Sunday, February 27, 2011
Did The King's Speech get it right ?
Except in one area.
During scene where Bertie (soon to be KG6) is talking to Lionel (his speech therapist, not the model train producer), he fiddles with a model aeroplane that one of Lionel's children is half way through building. The King-to-be confesses that he had always wanted to make models but his father had said that he collected stamps, his son would do the same.
Anyway, the models hanging from the ceiling are clearly carved from bits of wood but the one in Colin Firth's hands isn't. As a model making anorak, I can see it is injection moulded plastic. No schoolchild would have carved the canvas sags between the ribs of the bi-plane top wing so well. Even if he had wanted to, he'd have had to use a hardwood rather than the more common balsa or obechi to get that level of detail.
So, the producers used a plastic kit, but is that right ?
Well, according to Arthur Ward's book "Celebrating 50 years of the greatest plastic kits in the world", the first Frog "Penguins" range included a Gloster Gladiator in the range in the 1937/38 catalogue and as that is the same era the film is set, it it just conceivable that the kids could have been assembling such a model. However the material the model was moulded in was cellulose acetate rather than polystyrene so would it have exhibited the same fine detail ? Even if it could, was mould making as sophisticated art then as it later became ?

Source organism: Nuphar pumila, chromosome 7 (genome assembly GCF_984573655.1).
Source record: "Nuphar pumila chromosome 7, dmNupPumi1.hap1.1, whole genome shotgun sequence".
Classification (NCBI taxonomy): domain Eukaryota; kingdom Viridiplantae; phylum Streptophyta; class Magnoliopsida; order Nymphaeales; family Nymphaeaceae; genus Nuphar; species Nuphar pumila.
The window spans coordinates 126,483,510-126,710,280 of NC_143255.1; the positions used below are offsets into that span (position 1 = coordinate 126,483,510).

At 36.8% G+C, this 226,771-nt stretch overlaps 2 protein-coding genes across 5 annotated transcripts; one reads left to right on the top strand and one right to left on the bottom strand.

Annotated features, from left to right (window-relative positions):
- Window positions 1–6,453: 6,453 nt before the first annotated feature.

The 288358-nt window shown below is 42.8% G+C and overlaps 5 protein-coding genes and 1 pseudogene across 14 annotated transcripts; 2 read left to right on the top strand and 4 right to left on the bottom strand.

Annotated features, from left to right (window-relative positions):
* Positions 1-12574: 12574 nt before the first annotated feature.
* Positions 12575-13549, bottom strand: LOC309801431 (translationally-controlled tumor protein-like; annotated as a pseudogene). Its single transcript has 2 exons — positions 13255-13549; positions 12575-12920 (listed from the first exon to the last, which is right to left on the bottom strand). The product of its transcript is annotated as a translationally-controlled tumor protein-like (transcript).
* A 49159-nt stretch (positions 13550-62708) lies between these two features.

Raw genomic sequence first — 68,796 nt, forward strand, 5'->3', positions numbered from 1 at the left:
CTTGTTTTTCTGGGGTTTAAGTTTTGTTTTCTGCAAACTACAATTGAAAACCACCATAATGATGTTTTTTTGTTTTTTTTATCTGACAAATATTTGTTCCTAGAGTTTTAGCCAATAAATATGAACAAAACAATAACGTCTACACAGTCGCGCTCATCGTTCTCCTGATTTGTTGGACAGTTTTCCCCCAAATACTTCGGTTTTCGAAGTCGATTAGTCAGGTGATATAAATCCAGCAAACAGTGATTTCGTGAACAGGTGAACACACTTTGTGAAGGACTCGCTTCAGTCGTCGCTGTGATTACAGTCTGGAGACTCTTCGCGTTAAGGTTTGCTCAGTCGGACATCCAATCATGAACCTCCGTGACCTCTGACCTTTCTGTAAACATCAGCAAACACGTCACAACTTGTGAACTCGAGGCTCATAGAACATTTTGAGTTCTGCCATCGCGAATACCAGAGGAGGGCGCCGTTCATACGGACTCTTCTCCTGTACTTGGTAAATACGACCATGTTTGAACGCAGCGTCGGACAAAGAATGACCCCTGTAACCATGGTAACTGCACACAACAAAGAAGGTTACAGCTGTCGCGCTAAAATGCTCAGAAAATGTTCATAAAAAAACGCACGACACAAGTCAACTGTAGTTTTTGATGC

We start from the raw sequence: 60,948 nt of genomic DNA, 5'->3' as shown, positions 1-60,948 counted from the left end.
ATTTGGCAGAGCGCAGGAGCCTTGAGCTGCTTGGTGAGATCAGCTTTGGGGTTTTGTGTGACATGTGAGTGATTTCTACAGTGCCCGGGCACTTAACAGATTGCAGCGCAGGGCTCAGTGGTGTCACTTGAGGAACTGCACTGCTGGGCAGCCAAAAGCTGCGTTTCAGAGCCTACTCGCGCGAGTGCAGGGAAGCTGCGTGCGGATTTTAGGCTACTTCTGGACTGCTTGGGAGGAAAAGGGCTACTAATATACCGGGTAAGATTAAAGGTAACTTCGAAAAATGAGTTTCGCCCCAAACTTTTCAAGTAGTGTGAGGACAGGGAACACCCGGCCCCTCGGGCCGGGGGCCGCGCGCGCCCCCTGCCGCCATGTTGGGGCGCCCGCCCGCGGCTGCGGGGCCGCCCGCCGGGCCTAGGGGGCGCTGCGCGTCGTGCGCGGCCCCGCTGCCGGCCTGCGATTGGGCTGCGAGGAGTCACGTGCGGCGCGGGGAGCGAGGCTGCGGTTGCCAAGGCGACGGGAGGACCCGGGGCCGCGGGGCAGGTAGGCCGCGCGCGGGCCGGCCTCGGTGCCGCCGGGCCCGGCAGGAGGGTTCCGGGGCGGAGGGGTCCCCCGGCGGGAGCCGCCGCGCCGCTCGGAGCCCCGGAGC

Bertie proceeds to stick the wing to the rest of the place with some glue from an open pot. That would be appropriate for a wooden model where the glue is animal bone or even flour based, but simply wouldn't work for a plastic kit. The correct alternative might not have worked in the dramatic context though.
I suspect that the production team cheated and just bought a modern Airfix kit assuming that no one would notice. I did and if I'm right, I reckon those Oscars should be handed back !